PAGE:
Transparency for a Change in Higher Education

Given below is my recent article published in the Economic Times Blog on the need of a transparent and accountable higher education system to enhance quality and foster competition.

Indian higher education system has expanded at a break-neck speed. Nearly 20,000 colleges were added between 2000-01 and 2010-11 and the number of students enrolled doubled from nearly 8.4 million to 17 million in this decade, according to the University Grants Commission (UGC).

However, this much needed expansion came at the expense of quality. The number of seats remaining vacant in some disciplines like engineering, underemployment and unemployment among educated youth and incessant desire to collect more degrees for advancing career are some of the indicators of the inadequate quality of education imparted. In addition, we continue to hear cases of malpractices and corruption among regulators and institutions in compromising standards.

Minister Kapil Sibal has attempted to bring a change by proposing a dozen legislative bills including The Higher Education and Research Bill, 2011 and The Prohibition of Unfair Practices in Educational Institutions, 2010.  Unfortunately, most are still far from seeing the light of the day. Even if they get enacted, I do not see major qualitative changes in Indian higher education. The reason is that they are still not addressing the fundamental weakness of the system—lack of transparency.

The policy reform directions are seriously limited by its political approach of using control as the way of assuring quality rather than using transparency for empowering students and fostering competition.

One specific recommendation to achieve goals of transparency is to mandate high standards of data disclosures by institutions on institutional performance and feed this data to an easy-to-use national database for students to make informed choice.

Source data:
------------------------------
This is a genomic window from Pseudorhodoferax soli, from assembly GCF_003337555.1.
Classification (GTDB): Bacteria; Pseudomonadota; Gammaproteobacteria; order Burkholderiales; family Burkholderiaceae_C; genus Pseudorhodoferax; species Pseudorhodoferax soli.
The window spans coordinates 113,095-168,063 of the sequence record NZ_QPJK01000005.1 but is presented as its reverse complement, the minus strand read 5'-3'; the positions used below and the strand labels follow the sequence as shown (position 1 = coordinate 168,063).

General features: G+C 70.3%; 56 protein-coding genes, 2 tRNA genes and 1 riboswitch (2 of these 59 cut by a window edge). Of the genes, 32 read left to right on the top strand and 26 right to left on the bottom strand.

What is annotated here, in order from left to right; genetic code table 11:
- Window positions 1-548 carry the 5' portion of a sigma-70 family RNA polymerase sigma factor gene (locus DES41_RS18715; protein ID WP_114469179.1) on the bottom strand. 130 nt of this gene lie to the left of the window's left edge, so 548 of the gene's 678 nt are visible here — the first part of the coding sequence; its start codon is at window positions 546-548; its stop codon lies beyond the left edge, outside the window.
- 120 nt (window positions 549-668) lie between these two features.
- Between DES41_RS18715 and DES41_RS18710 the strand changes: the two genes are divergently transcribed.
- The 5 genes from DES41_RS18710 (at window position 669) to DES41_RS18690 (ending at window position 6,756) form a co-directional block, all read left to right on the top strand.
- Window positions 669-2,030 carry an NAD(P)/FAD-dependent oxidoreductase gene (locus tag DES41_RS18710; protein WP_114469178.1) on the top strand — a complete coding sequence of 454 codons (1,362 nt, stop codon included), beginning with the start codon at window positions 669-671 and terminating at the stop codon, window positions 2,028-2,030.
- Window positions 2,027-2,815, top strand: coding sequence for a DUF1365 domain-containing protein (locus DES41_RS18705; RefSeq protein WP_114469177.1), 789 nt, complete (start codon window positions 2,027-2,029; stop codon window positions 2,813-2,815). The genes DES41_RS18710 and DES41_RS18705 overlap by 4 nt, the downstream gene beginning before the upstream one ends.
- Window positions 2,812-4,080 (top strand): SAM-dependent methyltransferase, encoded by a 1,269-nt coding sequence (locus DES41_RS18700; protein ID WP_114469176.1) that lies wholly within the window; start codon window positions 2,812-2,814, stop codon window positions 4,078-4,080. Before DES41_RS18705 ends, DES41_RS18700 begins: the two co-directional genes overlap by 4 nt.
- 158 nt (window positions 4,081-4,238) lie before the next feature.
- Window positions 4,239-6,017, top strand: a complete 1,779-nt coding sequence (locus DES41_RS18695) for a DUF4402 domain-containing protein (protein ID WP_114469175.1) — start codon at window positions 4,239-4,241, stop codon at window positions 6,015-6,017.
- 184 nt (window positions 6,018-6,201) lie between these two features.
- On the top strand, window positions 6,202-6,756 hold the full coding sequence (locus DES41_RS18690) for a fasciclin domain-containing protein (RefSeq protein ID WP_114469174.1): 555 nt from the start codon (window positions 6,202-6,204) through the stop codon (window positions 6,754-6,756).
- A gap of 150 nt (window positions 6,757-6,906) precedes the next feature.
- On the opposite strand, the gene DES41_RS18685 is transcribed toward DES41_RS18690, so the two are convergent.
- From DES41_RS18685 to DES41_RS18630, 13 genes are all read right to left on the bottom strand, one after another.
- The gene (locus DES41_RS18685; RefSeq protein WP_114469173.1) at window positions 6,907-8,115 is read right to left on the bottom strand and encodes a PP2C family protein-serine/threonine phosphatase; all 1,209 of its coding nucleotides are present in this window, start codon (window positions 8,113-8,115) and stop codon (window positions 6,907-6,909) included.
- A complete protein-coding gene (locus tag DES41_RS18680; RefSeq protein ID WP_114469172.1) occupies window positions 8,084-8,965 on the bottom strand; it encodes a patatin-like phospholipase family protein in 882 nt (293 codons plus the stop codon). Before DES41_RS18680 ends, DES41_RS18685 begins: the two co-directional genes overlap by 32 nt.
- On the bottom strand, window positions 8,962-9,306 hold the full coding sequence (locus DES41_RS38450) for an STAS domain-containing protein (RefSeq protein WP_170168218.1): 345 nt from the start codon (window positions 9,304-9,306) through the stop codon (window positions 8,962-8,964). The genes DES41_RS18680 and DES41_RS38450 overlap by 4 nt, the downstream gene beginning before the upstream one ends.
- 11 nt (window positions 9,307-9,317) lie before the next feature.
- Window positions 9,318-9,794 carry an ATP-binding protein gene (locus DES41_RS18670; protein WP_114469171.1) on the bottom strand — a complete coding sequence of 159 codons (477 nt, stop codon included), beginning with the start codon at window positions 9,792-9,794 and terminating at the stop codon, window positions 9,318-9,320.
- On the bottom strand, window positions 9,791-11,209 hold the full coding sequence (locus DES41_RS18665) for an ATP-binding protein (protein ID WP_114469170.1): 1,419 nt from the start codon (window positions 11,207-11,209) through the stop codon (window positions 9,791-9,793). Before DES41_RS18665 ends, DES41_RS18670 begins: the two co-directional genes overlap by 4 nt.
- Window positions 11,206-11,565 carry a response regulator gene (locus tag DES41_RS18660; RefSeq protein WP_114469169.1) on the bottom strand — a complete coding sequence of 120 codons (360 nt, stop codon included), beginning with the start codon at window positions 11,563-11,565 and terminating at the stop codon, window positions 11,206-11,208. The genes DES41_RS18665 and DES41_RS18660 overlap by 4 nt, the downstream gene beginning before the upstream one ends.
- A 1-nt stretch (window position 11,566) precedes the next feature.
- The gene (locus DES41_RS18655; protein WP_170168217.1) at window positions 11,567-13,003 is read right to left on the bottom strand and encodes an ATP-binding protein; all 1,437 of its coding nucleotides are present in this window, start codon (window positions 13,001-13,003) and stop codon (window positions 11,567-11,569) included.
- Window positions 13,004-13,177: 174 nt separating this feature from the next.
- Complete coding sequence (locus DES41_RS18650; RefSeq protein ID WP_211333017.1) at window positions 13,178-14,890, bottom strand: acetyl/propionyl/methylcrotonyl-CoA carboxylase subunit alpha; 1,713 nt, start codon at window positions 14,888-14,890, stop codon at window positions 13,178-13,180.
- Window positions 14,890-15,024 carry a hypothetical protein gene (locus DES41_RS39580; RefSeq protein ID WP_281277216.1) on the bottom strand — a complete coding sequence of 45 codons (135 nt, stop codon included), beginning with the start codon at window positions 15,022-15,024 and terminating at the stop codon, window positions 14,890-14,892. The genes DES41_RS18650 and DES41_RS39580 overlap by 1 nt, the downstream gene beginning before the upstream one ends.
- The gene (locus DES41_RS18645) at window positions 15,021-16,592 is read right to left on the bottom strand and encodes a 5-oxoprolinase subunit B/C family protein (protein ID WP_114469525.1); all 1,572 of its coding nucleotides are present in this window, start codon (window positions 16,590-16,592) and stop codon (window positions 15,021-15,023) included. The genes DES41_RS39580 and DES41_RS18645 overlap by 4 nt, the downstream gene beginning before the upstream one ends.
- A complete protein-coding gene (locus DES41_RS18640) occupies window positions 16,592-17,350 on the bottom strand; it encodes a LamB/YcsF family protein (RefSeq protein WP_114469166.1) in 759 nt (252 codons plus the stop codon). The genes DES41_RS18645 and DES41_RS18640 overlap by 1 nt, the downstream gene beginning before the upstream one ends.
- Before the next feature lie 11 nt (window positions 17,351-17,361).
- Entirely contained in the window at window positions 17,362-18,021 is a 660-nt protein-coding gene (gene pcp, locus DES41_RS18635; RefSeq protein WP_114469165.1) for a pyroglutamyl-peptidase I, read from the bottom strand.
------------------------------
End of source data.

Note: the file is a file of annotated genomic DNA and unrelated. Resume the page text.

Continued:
Let us consider the case of regulation in the financial system. How is transparency ensured in publicly traded companies? It is through mandatory and easily available audited financial reports coupled with the oversight by the regulator-Securities and Exchange Board of India (SEBI).

In contrast, there is no availability of parallel information of institutional performance for higher education institutions. This results in all sorts of academic, financial, regulatory and marketing malpractices.

Transparency through data reporting and information sharing is an important policy-tool enforced by the U.S. Department of Education where the National Center for Education Statistics collects, collates, analyzes, and reports on American education. It uses this mandatory data reported by institutions for a free website—CollegeNavigator—to assist students in searching and comparing colleges on various parameters.

Currently, AICTE has the mandatory disclosure requirement, however, it has serious limitations in terms of the kind of information collected and the way it is presented. It is very hard to compare information across several institutions and students cannot use it for informed decision-making.

Imagine a scenario where anyone can see information online about all the approved higher education institutions and the programs available to students with their detailed performance indicators. This information would be invaluable for students in deciding which programs to pursue and thus creating a state of enhanced competition among institutions. In addition, policy-makers and researchers will have access to rich-data for further improving system.

Indian higher education is in desperate need of reform. The political approach of using control as the way of assuring quality should give way to information-based approach to enable transparency and accountability in the system.

– Dr. Rahul Choudaha